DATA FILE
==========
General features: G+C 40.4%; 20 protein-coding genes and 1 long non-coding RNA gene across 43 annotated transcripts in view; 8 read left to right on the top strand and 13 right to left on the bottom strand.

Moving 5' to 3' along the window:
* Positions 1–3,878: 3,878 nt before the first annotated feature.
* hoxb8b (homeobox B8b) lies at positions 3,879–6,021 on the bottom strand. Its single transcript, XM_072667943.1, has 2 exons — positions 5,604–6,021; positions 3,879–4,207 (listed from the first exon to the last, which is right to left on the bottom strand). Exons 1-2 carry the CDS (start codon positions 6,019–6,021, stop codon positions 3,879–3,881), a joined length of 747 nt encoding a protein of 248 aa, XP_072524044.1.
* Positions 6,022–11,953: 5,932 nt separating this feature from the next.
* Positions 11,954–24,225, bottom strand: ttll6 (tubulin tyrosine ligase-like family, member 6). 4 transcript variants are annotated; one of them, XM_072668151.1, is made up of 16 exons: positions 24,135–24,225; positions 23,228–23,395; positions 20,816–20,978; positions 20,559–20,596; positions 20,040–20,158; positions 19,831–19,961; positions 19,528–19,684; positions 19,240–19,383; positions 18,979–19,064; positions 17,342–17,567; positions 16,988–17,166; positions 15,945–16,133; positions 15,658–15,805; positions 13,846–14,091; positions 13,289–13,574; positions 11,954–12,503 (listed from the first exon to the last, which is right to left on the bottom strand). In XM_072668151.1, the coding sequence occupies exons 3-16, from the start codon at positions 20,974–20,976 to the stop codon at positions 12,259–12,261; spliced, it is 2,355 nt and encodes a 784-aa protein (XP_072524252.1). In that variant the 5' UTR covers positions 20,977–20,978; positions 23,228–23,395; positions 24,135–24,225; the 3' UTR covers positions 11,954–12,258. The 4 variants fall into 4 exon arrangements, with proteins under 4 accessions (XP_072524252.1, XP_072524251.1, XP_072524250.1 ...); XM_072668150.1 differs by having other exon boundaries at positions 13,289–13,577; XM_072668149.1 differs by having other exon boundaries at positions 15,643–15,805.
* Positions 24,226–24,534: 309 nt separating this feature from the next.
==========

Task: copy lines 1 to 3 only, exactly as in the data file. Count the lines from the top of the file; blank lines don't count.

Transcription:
General features: G+C 40.4%; 20 protein-coding genes and 1 long non-coding RNA gene across 43 annotated transcripts in view; 8 read left to right on the top strand and 13 right to left on the bottom strand.

Moving 5' to 3' along the window:
* Positions 1–3,878: 3,878 nt before the first annotated feature.